But the bit I was reminded of when flicking through the book last night was this nice little para late on where Ormerod is describing Hayek's views:
The visions of the world articulated by orthodox economics and by Hayek are fundamentally different. Conventional theory describes a highly structured mechanical system. Both the economy and society are in essence giant machines, whose behaviour can be controlled and predicted. Hayek's view is much more rooted in biology. Individual behaviour is not fixed, like a screw or cog in a machine is, but evolves in response to the behaviour of others. Control and prediction of the system as a whole is simply not possible.
The bit I really like is the reference seeing systems as machines. I think this is a widespread and fundamental misconception. In my bit of the world I think it plagues some attempts at systemic reform. I think that there is an implicit assumption, for example, that the investor-company relationship would function radically differently if only different information was being fed into the machine.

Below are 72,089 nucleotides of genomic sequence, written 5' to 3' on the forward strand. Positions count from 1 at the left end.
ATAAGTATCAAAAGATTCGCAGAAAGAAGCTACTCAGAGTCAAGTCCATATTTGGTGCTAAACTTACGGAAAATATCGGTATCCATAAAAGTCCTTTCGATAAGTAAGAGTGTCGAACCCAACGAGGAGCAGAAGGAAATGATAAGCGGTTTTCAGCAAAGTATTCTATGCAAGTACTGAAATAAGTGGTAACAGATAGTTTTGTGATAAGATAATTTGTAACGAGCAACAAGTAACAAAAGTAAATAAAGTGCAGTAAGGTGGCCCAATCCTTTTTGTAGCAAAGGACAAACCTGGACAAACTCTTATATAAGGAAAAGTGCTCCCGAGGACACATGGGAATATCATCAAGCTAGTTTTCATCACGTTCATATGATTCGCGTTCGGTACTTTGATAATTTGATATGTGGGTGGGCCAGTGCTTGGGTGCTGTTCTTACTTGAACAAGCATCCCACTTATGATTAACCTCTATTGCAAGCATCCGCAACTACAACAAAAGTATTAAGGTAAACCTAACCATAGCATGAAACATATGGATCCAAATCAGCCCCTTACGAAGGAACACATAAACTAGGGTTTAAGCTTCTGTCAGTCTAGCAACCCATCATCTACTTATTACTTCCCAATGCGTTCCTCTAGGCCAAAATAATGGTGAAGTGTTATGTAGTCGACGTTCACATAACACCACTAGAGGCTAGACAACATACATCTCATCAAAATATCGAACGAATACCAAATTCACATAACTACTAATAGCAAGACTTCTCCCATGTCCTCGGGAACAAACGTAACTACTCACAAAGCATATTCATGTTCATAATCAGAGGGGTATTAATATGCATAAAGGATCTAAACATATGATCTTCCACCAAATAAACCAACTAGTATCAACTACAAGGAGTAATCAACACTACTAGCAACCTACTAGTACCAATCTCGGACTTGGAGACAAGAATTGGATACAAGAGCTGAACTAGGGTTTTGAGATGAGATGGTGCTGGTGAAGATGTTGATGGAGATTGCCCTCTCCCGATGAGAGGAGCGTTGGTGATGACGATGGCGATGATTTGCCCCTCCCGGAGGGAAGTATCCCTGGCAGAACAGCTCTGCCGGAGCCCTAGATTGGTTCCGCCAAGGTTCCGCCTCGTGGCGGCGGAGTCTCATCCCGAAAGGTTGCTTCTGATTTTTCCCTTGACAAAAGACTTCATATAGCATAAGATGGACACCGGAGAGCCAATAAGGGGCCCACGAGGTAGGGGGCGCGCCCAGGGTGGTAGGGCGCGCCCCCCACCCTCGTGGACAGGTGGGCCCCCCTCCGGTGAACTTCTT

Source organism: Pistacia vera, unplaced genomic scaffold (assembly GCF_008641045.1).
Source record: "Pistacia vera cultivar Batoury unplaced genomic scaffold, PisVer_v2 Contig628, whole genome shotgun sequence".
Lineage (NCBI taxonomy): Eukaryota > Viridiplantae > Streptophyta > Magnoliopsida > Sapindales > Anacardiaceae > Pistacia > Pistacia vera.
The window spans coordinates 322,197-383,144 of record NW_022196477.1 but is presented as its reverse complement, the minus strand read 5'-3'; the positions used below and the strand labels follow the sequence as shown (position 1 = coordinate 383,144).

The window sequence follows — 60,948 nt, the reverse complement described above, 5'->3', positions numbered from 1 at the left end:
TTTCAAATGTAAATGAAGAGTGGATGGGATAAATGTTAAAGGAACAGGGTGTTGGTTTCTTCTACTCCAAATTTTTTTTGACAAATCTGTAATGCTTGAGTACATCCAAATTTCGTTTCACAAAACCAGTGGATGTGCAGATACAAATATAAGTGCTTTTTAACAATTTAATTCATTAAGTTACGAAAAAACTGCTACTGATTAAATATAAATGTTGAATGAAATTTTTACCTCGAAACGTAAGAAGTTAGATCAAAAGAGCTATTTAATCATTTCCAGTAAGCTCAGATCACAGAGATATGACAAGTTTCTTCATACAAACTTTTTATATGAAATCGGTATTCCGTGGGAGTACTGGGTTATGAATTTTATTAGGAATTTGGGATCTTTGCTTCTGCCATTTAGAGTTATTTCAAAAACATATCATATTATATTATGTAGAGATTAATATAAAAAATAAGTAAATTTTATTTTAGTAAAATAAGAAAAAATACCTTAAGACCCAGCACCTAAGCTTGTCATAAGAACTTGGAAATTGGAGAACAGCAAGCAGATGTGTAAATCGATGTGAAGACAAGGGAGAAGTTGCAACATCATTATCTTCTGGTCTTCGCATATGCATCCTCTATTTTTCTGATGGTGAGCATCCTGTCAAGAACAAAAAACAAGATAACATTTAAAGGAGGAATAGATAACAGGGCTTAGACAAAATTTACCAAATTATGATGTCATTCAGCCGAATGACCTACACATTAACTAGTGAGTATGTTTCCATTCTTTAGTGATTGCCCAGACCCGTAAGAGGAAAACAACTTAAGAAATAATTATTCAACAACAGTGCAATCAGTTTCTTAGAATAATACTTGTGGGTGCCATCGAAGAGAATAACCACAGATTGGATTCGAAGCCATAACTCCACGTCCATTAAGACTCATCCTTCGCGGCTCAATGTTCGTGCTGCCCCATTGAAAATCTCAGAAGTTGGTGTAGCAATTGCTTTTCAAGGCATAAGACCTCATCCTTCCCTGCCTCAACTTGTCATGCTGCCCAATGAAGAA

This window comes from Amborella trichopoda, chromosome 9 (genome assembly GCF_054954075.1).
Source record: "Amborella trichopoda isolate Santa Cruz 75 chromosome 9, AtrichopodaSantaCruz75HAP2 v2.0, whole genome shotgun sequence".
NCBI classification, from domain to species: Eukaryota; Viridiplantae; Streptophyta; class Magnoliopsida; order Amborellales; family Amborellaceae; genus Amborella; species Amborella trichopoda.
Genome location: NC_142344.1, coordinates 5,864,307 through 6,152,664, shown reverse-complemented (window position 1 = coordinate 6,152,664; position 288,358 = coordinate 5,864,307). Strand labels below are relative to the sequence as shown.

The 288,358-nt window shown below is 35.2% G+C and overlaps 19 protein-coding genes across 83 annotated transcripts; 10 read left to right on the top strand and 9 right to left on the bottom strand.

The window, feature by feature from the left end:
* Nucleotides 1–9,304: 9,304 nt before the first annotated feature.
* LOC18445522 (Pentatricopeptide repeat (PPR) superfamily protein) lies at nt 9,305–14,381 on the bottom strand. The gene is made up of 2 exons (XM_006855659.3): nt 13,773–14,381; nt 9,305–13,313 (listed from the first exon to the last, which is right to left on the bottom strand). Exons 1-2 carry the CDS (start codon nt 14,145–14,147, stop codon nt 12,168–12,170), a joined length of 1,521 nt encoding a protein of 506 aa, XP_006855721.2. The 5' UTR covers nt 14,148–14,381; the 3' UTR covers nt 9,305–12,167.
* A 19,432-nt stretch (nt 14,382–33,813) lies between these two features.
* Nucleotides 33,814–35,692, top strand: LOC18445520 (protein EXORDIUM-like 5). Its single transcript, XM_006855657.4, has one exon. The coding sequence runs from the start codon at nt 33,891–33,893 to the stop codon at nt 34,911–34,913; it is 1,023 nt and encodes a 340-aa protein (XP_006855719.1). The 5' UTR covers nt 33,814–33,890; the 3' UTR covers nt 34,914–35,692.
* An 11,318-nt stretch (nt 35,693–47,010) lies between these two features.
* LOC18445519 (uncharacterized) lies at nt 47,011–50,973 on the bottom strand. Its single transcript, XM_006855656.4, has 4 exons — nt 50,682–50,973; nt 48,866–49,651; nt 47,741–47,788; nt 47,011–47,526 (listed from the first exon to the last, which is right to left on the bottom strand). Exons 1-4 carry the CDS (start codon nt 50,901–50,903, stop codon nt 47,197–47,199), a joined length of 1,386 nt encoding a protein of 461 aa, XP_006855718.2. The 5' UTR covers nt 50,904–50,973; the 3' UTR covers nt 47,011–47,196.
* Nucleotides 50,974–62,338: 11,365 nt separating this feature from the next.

(Incidentally this is another reason why I continue to think that the unions could be a serious force here. There has always been an element of scepticism on the unions' part about SRI because of its failure to address labour issues effectively. As a result they have often gone off and done their own thing, often quite successfully. Union investor activism can be successful (in my view) because it has immediate goals, rather than a systemic approach. Unions still need to have a view on the systemic issues, but seem to get less bogged down in this area than SRI proponents.)
More broadly I think this conception of systems as machines is further evidence of the way we attracted to certain ideas and ways of viewing the world. Seeing systems as machines is comfortable because it implies that control is possible, and that you can have an idea of what the system working well looks like (and therefore how to achieve good results). I think these little short-cuts we use to describe bits of the world must have a fairly significant influence on how we understand it too.
And with that in mind, my next book purchase is going to be this.